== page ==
This is because you need to be very cognizant about what you want early in life, and be frugal and save, expand your income accordingly. This is simple but not a lot of people can execute (often because they cannot visualize the end result, which is what we are seeing here today)
I think the advantage for my reader is that when he took the overseas stint:
- they lost the wife’s income
- gain in a good allowance
- they can rent out their Singapore home thus cash flowing an asset that otherwise they were not able to
Putting Your Self in the Same Situation
If you are starting your working career not too long ago, my reader’s situation might be something that might fit your situation.
You see no reason why an active individual like yourself should stop contributing to society but you wish for some form of financial security and financial independence.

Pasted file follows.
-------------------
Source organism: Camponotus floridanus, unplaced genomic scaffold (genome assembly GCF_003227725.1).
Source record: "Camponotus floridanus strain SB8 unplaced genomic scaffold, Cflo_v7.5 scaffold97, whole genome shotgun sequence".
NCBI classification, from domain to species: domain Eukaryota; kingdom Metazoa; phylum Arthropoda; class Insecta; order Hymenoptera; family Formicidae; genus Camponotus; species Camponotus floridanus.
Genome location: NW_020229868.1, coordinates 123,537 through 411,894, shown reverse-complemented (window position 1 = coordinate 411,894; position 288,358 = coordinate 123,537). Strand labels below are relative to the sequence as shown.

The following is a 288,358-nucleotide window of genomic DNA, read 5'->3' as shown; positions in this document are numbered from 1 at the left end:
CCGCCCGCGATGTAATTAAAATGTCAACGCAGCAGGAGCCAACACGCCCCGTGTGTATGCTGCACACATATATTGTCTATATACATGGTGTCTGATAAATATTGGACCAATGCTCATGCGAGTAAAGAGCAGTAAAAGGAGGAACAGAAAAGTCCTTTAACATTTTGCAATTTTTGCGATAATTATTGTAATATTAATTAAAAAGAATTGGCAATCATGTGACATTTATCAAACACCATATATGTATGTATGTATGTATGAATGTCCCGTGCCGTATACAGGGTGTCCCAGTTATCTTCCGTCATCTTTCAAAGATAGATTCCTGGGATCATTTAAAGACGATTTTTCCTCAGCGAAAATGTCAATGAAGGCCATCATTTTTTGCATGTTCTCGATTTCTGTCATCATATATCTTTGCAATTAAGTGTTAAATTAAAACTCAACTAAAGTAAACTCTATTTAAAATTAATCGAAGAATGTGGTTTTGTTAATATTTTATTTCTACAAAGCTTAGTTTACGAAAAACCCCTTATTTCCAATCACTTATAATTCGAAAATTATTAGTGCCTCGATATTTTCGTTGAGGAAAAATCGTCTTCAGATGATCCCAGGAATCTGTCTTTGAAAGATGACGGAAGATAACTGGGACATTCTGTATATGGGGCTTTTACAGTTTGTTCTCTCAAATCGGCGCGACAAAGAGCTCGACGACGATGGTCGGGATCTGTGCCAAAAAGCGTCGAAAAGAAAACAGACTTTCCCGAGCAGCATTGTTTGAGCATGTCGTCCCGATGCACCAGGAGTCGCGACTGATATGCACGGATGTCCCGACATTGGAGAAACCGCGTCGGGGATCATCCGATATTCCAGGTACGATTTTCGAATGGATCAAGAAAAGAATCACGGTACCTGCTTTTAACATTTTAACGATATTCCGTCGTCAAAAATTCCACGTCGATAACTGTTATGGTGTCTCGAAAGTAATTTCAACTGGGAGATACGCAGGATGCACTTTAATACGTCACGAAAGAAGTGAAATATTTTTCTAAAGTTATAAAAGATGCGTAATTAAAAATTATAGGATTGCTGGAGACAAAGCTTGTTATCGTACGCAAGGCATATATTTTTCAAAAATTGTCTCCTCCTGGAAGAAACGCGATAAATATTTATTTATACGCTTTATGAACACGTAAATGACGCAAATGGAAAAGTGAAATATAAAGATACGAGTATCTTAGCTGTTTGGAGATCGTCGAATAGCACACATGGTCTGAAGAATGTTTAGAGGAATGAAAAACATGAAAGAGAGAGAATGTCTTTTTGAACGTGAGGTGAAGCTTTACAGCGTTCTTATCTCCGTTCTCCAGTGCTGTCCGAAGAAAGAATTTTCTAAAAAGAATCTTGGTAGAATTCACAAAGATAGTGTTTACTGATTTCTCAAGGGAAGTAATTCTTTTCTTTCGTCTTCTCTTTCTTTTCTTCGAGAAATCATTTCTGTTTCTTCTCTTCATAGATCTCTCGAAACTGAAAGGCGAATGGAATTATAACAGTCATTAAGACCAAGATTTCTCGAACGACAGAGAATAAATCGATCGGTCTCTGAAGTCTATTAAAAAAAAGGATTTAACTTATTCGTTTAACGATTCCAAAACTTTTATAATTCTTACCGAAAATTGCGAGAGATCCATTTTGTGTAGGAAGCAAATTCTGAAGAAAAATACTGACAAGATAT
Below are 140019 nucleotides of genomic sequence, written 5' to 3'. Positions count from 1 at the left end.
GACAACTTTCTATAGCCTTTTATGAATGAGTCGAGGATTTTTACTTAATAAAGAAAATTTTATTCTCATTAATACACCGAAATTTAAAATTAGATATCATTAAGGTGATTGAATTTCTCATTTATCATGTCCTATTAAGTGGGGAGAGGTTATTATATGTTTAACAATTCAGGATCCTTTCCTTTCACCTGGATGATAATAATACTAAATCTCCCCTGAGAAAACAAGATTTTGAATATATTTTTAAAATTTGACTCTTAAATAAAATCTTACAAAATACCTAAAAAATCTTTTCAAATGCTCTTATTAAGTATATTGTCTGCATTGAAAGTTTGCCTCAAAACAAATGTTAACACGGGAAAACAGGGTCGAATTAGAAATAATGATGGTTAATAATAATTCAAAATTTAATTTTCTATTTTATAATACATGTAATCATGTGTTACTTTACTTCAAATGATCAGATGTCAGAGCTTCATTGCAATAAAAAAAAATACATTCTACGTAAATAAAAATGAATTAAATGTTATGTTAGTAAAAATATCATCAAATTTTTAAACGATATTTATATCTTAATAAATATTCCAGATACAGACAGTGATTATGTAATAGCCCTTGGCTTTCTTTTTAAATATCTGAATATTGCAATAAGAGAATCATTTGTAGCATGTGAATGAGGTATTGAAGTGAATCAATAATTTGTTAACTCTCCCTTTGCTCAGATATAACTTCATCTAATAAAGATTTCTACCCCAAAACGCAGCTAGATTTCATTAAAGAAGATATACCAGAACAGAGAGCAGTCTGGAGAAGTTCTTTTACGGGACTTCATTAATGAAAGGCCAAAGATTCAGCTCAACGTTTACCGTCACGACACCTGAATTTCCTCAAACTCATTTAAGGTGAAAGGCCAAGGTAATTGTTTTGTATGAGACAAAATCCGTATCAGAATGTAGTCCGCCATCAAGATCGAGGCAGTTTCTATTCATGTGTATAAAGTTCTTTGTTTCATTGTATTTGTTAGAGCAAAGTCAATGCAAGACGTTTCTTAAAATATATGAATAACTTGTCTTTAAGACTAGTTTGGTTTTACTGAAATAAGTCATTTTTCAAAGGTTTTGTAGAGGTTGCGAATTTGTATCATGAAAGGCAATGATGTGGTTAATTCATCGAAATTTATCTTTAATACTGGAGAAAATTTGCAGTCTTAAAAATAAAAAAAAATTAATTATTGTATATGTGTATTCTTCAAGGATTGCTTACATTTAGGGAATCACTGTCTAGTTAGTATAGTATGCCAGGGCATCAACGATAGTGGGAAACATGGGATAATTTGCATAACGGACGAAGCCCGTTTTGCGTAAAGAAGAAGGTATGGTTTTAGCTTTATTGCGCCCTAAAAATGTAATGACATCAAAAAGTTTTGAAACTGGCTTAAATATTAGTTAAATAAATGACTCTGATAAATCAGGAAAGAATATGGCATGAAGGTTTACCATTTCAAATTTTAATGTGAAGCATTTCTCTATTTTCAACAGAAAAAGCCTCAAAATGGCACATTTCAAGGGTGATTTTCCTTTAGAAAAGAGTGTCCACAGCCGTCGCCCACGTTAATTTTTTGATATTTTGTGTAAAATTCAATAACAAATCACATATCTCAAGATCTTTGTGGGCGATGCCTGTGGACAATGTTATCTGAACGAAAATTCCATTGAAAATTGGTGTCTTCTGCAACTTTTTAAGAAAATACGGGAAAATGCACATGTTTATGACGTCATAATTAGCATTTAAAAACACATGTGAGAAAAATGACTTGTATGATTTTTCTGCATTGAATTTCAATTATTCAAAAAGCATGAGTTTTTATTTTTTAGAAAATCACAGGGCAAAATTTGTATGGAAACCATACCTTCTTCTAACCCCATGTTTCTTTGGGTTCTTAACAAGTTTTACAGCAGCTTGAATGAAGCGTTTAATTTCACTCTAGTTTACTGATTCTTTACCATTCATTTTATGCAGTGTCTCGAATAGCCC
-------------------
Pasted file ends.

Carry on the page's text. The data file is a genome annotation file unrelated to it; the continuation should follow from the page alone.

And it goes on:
Coasting FI is front loading your wealth machine to create a machine that can generate cash flow should it be called upon.
To do that, here are some things to think about and competencies:
- Reflect and discuss with your future spouse the kind of life you wish to live
- How money supports or do not support this kind of life
- Take note of your spouse and your current earnings power and future earnings potential
- Draw a 10 to 15 year cash inflow progression. For example, year 1 combine income after CPF is x, then year 2, then year 3
- Simulate the eventual wealth in 10 to 15 years time (or some where in between) if you channel an absolute amount (e.g. $3,000/mth) or a % (40% of combine disposable income) into an investment portfolio at a conservative 3-4% return (note: unless your rate of return is very high, majority of the wealth 15-20 years time will come from your combine income)
- For the other portion that you do not save, does it match a good life you can live?
- Play around with #1 to #7
Early awakening, conscientious behavior and an agency life can be rather powerful.
If you wish to explore further into how wealth can support the life you live, or be relatively right in the way you manage your money, you can read my expansive section: